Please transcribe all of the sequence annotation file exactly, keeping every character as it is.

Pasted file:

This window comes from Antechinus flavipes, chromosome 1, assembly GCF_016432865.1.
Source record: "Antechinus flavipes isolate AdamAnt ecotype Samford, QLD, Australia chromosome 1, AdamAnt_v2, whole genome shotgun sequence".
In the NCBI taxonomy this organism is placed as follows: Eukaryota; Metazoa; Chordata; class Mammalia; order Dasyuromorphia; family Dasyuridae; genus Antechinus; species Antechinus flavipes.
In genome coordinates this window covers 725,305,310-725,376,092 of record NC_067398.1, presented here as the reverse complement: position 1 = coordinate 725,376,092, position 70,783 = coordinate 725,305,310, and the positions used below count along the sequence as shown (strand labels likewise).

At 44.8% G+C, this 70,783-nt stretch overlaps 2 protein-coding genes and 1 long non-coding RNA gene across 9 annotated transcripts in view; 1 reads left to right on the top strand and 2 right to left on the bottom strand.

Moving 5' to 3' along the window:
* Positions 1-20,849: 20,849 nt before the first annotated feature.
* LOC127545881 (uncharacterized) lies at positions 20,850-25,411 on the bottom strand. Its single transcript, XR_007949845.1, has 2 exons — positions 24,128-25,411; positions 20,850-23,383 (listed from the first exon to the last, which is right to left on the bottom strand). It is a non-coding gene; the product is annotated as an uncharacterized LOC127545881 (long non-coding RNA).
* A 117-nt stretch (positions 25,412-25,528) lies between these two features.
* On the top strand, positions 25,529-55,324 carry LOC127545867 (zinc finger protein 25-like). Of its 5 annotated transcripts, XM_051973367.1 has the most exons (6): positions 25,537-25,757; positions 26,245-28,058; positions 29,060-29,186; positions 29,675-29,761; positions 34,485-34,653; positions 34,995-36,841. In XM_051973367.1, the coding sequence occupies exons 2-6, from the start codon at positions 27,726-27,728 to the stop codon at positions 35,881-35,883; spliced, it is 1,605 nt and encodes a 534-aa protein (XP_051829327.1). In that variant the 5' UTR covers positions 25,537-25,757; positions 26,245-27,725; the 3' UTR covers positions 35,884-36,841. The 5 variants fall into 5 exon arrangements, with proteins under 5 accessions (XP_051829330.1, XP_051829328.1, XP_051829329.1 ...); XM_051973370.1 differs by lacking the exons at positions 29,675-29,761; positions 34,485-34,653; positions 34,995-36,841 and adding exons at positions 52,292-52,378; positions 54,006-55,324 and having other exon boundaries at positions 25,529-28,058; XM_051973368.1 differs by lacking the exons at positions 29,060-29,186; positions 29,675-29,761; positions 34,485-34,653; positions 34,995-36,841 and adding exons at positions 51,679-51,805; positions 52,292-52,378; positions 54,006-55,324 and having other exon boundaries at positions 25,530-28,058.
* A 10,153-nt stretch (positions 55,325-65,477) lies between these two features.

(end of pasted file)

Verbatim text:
This window comes from Antechinus flavipes, chromosome 1, assembly GCF_016432865.1.
Source record: "Antechinus flavipes isolate AdamAnt ecotype Samford, QLD, Australia chromosome 1, AdamAnt_v2, whole genome shotgun sequence".
In the NCBI taxonomy this organism is placed as follows: Eukaryota; Metazoa; Chordata; class Mammalia; order Dasyuromorphia; family Dasyuridae; genus Antechinus; species Antechinus flavipes.
In genome coordinates this window covers 725,305,310-725,376,092 of record NC_067398.1, presented here as the reverse complement: position 1 = coordinate 725,376,092, position 70,783 = coordinate 725,305,310, and the positions used below count along the sequence as shown (strand labels likewise).

At 44.8% G+C, this 70,783-nt stretch overlaps 2 protein-coding genes and 1 long non-coding RNA gene across 9 annotated transcripts in view; 1 reads left to right on the top strand and 2 right to left on the bottom strand.

Moving 5' to 3' along the window:
* Positions 1-20,849: 20,849 nt before the first annotated feature.
* LOC127545881 (uncharacterized) lies at positions 20,850-25,411 on the bottom strand. Its single transcript, XR_007949845.1, has 2 exons — positions 24,128-25,411; positions 20,850-23,383 (listed from the first exon to the last, which is right to left on the bottom strand). It is a non-coding gene; the product is annotated as an uncharacterized LOC127545881 (long non-coding RNA).
* A 117-nt stretch (positions 25,412-25,528) lies between these two features.
* On the top strand, positions 25,529-55,324 carry LOC127545867 (zinc finger protein 25-like). Of its 5 annotated transcripts, XM_051973367.1 has the most exons (6): positions 25,537-25,757; positions 26,245-28,058; positions 29,060-29,186; positions 29,675-29,761; positions 34,485-34,653; positions 34,995-36,841. In XM_051973367.1, the coding sequence occupies exons 2-6, from the start codon at positions 27,726-27,728 to the stop codon at positions 35,881-35,883; spliced, it is 1,605 nt and encodes a 534-aa protein (XP_051829327.1). In that variant the 5' UTR covers positions 25,537-25,757; positions 26,245-27,725; the 3' UTR covers positions 35,884-36,841. The 5 variants fall into 5 exon arrangements, with proteins under 5 accessions (XP_051829330.1, XP_051829328.1, XP_051829329.1 ...); XM_051973370.1 differs by lacking the exons at positions 29,675-29,761; positions 34,485-34,653; positions 34,995-36,841 and adding exons at positions 52,292-52,378; positions 54,006-55,324 and having other exon boundaries at positions 25,529-28,058; XM_051973368.1 differs by lacking the exons at positions 29,060-29,186; positions 29,675-29,761; positions 34,485-34,653; positions 34,995-36,841 and adding exons at positions 51,679-51,805; positions 52,292-52,378; positions 54,006-55,324 and having other exon boundaries at positions 25,530-28,058.
* A 10,153-nt stretch (positions 55,325-65,477) lies between these two features.